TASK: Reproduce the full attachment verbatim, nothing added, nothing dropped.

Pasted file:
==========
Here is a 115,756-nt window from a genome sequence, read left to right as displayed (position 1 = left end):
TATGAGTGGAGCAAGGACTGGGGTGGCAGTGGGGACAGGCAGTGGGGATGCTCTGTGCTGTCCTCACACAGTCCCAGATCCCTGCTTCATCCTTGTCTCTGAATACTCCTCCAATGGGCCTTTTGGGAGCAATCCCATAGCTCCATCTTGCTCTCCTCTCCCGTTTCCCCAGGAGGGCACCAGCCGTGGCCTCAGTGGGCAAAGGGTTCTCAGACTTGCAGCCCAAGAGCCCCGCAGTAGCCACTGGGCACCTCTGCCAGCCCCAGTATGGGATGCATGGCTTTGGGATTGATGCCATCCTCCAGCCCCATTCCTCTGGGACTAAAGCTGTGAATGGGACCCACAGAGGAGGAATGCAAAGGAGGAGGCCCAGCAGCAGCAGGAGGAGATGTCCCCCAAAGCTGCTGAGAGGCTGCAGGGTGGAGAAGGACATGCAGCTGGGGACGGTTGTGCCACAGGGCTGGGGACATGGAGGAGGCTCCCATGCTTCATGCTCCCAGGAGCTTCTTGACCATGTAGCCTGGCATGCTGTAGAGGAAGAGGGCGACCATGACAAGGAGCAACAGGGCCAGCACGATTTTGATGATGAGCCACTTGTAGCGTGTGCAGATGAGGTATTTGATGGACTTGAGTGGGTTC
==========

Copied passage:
Here is a 115,756-nt window from a genome sequence, read left to right as displayed (position 1 = left end):
TATGAGTGGAGCAAGGACTGGGGTGGCAGTGGGGACAGGCAGTGGGGATGCTCTGTGCTGTCCTCACACAGTCCCAGATCCCTGCTTCATCCTTGTCTCTGAATACTCCTCCAATGGGCCTTTTGGGAGCAATCCCATAGCTCCATCTTGCTCTCCTCTCCCGTTTCCCCAGGAGGGCACCAGCCGTGGCCTCAGTGGGCAAAGGGTTCTCAGACTTGCAGCCCAAGAGCCCCGCAGTAGCCACTGGGCACCTCTGCCAGCCCCAGTATGGGATGCATGGCTTTGGGATTGATGCCATCCTCCAGCCCCATTCCTCTGGGACTAAAGCTGTGAATGGGACCCACAGAGGAGGAATGCAAAGGAGGAGGCCCAGCAGCAGCAGGAGGAGATGTCCCCCAAAGCTGCTGAGAGGCTGCAGGGTGGAGAAGGACATGCAGCTGGGGACGGTTGTGCCACAGGGCTGGGGACATGGAGGAGGCTCCCATGCTTCATGCTCCCAGGAGCTTCTTGACCATGTAGCCTGGCATGCTGTAGAGGAAGAGGGCGACCATGACAAGGAGCAACAGGGCCAGCACGATTTTGATGATGAGCCACTTGTAGCGTGTGCAGATGAGGTATTTGATGGACTTGAGTGGGTTC